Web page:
remembering broken bodies: a reflection on the Lord’s supper

“the Lord Jesus on the night when he was betrayed took bread, and when he had given thanks, he broke it, and said, “This is my body which is for you. Do this in remembrance of me.” (1 corinthians 11:23b-24, esv)


Courtesy of Pathways International:
Photo courtesy of Pathways International:


“on the night He was betrayed.” that is, on the very night on which Jesus’ broken body was foremost on His mind. on the night when those closest to Him looked straight into His face and pretended they didn’t even know Him. on that night, Jesus took a loaf of bread in His hands, broke it, and said, eat up. it’s mine. it’s for you.

“and when he had given thanks,” scripture says. which is to say that even on the darkest night of His earthly life, when the promise of Easter was so distant it was not yet even a glimmer on the horizon, Jesus somehow found it in Himself, somehow found the words in His throat, to give thanks. on a night when, of all things to give, to speak, gratitude should’ve been the farthest thing from His lips. from His mind. on that night, He gave thanks. He remembered, even in the darkest darkness, that there is still something to give thanks for, Someone to give thanks to.

and “do this in remembrance of me,” He says. do this. that is, gather together. share a meal. a meal, of all things. a simple loaf of bread. something to drink. come around a table. together. share.

“do this in remembrance of me,” He says. in remembrance of Me. you’ll have plenty of your own broken bodies to remember, God knows. Jesus tells us to remember His. and in so doing, to take heart that His broken body means that we do not need to make any more broken bodies ourselves. to remember, in the end, that this broken body means our own broken bodies made whole.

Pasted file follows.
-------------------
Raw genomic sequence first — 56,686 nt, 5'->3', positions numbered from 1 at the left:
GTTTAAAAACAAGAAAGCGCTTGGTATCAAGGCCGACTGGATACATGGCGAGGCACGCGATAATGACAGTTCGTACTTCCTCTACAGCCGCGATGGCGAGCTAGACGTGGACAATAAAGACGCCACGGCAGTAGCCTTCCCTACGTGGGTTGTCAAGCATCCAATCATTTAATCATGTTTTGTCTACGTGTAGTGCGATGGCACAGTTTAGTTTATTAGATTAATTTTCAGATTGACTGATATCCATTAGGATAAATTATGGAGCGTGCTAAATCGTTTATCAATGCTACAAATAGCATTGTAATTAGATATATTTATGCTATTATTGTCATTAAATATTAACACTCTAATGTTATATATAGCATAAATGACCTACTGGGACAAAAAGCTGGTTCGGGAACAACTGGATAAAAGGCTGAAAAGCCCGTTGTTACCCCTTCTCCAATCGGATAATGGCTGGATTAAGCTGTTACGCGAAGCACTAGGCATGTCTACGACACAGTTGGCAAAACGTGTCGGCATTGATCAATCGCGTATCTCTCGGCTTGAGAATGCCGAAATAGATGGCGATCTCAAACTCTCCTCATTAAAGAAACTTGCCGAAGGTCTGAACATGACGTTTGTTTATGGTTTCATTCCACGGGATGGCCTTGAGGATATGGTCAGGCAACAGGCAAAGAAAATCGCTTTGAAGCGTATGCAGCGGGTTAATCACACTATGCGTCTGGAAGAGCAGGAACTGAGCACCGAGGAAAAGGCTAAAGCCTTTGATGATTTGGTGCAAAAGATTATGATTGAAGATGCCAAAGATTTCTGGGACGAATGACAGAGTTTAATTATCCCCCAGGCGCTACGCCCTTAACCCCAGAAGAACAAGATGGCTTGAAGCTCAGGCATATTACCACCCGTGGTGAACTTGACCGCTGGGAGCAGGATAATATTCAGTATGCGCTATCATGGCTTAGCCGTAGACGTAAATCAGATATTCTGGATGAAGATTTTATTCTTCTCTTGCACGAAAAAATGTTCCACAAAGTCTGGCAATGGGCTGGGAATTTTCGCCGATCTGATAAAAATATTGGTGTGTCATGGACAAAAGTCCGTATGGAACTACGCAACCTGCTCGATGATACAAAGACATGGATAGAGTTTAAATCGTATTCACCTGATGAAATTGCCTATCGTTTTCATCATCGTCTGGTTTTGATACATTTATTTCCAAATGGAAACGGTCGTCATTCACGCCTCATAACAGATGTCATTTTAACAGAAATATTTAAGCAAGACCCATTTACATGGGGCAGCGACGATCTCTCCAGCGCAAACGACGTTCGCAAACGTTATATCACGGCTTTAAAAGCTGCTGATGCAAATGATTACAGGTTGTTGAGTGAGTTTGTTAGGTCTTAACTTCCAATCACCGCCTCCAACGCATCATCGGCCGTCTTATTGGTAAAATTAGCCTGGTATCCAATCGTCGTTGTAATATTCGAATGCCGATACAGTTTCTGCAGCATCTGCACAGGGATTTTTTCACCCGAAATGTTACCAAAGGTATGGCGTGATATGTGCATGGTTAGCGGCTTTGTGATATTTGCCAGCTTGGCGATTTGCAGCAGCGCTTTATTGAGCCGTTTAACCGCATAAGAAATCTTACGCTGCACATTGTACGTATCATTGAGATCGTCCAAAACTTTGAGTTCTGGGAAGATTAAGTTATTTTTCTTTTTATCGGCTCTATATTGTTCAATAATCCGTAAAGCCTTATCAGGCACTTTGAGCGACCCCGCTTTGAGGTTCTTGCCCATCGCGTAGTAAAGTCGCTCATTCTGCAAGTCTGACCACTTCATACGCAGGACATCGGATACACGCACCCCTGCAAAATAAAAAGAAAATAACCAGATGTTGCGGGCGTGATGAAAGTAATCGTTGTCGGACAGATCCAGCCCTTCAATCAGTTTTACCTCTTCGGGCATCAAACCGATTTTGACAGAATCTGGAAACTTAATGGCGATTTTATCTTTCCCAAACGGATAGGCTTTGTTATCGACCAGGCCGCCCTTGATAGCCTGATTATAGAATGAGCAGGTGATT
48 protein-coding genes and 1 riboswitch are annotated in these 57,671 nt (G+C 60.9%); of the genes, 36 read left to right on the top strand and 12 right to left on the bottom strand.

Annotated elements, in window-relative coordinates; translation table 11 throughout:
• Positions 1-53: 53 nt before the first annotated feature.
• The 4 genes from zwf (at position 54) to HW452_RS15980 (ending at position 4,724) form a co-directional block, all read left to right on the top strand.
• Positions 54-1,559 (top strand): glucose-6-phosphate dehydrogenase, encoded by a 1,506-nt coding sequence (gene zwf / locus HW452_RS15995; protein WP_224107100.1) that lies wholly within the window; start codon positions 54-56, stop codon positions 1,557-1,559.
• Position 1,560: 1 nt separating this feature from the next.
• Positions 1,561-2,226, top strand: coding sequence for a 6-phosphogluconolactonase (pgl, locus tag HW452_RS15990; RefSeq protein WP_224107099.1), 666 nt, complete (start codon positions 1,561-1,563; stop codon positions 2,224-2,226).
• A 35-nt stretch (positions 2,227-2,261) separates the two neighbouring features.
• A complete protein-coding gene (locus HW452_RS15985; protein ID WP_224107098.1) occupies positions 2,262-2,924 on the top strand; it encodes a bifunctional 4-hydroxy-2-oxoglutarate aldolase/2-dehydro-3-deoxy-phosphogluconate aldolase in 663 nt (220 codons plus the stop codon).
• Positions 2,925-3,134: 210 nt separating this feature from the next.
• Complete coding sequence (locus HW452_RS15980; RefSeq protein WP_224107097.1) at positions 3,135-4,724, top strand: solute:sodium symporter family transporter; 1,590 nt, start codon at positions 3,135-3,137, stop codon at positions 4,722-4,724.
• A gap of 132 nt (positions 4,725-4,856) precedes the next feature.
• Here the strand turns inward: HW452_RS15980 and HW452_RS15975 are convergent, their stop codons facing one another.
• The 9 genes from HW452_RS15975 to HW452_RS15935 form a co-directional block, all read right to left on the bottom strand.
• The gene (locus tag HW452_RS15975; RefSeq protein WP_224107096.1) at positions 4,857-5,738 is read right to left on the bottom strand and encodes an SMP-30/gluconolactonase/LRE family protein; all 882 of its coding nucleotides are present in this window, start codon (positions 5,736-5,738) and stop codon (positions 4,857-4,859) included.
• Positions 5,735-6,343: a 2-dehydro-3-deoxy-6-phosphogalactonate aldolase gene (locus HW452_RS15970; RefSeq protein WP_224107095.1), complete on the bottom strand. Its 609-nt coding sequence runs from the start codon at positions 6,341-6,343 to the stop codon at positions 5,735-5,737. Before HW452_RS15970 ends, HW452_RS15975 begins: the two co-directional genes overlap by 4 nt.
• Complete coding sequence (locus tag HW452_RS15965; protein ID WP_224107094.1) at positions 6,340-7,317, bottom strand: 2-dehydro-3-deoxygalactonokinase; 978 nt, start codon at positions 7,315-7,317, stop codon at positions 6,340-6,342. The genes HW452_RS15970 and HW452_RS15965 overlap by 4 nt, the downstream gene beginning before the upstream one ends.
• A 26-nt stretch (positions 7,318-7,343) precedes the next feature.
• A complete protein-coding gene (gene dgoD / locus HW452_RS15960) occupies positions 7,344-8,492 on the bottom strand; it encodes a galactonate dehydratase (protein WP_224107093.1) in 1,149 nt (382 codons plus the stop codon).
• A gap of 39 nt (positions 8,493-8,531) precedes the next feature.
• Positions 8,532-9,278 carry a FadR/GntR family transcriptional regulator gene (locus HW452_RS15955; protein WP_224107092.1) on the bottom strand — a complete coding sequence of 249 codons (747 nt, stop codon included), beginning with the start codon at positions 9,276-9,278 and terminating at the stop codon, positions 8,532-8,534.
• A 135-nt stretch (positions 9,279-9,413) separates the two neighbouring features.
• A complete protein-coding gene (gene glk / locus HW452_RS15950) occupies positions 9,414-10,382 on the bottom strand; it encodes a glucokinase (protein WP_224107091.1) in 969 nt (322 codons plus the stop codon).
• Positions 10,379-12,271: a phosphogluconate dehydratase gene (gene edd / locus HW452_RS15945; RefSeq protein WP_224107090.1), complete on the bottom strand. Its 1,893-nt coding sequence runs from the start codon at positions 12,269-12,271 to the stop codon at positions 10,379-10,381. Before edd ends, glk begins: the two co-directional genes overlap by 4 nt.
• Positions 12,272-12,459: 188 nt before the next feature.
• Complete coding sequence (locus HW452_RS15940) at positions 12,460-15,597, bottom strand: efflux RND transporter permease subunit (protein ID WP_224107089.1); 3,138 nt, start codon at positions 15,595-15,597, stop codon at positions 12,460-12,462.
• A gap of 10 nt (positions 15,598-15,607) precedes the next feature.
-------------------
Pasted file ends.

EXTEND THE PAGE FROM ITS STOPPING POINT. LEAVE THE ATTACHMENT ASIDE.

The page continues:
and when you gather together, Jesus says, the lovely and the unlovely. the rich and the poor. the in and the out. the light and the dark skin. do it knowing that you are doing it, in some mysterious way, in Him. do it knowing that, somehow, His broken body makes our unity possible. that our meeting together in peace is only possible in the One in whose name alone there is Peace.

“peace I leave with you,” Jesus says, according to john’s gospel, as He was saying His goodbyes. “My peace I give to you. not as the world gives do I give to you.”

apparently He thought the word peace needed clarification.

this kind of Peace. not that kind.

not the kind of peace that comes in armored trucks. with guns and barking dogs, teeth bared. not the kind of peace that says, in a voice that comes from behind a face shield, ‘this is for your own safety.’

not the kind of peace that means you surrendering your will to mine.

not the kind of peace that’s an idea, the way to which is anyone’s best guess, but the kind of Peace that is embodied. the Peace that comes in a baby’s soft, penetrable skin and leaves with scars in its hands.

the kind of Peace that will one day wipe away every tear. will set every broken bone. on that day when there will be no more mourning. no more pain. the kind of Peace that remembers our broken bodies, even when we do our best to forget or ignore or explain them away.

come, Lord Jesus, come. and may You have mercy on us all.

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